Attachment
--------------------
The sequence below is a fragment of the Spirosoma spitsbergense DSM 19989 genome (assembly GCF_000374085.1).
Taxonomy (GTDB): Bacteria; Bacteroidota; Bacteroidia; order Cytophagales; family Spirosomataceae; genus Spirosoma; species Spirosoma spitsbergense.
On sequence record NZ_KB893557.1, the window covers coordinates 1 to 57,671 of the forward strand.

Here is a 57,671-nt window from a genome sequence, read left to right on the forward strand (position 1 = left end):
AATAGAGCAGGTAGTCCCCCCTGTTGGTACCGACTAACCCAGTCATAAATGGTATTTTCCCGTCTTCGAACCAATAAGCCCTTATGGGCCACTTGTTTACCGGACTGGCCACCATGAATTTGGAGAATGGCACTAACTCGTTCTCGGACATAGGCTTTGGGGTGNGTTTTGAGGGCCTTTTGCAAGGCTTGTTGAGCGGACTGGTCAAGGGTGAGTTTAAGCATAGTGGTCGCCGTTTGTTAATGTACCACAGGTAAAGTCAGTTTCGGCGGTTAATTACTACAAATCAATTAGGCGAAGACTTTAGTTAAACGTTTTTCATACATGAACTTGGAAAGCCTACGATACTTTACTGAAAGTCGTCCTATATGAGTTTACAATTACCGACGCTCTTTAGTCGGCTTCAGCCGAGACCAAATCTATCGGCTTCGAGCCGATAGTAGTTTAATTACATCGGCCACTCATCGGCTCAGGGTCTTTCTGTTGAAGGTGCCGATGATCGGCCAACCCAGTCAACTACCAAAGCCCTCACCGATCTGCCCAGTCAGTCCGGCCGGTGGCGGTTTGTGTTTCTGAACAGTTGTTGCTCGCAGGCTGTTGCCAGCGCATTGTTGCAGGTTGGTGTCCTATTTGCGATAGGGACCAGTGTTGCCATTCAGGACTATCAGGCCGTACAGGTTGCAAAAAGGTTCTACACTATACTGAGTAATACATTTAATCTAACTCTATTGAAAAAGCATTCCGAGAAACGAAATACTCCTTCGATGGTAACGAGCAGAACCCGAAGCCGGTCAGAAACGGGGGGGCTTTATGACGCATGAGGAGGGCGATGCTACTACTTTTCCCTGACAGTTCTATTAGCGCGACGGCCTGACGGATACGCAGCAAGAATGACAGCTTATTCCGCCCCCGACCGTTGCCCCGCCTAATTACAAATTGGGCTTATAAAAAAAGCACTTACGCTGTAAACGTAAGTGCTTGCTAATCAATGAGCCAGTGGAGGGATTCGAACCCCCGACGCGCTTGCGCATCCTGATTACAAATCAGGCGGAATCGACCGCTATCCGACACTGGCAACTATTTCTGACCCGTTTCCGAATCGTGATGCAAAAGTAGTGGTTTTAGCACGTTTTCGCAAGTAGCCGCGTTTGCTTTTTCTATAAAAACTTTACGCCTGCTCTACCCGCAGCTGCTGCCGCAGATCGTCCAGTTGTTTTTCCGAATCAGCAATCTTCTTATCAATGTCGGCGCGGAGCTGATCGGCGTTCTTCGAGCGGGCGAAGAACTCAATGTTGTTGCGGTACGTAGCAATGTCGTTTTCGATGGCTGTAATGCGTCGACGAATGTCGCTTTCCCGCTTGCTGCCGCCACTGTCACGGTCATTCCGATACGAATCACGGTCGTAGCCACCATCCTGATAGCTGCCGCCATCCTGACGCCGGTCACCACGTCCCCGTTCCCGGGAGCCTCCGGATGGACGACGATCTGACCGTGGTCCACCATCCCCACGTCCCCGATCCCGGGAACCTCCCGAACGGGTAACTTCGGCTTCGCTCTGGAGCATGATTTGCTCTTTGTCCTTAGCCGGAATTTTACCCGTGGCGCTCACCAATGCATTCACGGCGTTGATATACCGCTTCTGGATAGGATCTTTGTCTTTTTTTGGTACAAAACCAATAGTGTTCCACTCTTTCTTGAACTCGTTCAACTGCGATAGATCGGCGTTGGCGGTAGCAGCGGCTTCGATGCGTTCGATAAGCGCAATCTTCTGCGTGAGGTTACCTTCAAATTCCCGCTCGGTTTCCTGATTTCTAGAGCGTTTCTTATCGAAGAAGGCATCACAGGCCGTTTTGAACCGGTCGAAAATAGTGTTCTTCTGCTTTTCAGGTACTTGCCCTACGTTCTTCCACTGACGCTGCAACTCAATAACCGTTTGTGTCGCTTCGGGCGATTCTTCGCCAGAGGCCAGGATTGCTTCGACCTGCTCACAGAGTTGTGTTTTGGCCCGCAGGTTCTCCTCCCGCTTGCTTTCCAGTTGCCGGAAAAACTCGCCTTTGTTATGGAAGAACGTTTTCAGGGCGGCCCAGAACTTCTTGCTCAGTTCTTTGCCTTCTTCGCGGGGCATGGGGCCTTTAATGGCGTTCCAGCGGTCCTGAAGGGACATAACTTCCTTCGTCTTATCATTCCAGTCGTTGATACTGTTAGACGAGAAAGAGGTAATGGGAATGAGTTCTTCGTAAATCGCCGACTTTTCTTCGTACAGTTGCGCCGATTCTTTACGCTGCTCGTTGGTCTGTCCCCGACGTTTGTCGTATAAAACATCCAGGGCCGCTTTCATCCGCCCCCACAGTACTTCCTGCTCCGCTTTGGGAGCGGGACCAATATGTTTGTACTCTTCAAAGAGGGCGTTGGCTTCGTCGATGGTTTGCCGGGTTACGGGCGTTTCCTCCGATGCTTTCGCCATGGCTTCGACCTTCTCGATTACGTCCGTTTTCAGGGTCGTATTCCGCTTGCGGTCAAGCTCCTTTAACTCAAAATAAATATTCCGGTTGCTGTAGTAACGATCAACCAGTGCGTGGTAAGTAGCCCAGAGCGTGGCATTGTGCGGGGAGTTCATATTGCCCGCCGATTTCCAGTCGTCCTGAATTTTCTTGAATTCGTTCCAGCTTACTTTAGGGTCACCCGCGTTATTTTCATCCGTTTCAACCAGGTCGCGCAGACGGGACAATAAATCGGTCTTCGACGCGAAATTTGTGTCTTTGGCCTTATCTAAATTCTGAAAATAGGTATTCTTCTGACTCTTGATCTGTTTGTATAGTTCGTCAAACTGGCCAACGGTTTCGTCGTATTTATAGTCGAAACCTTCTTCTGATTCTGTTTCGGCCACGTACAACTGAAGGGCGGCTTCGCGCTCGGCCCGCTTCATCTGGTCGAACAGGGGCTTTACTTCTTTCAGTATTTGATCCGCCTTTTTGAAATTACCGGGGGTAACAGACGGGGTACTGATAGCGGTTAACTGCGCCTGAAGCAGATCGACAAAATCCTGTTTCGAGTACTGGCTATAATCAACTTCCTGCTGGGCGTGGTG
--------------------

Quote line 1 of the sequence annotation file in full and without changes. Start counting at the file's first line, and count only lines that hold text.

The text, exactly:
The sequence below is a fragment of the Spirosoma spitsbergense DSM 19989 genome (assembly GCF_000374085.1).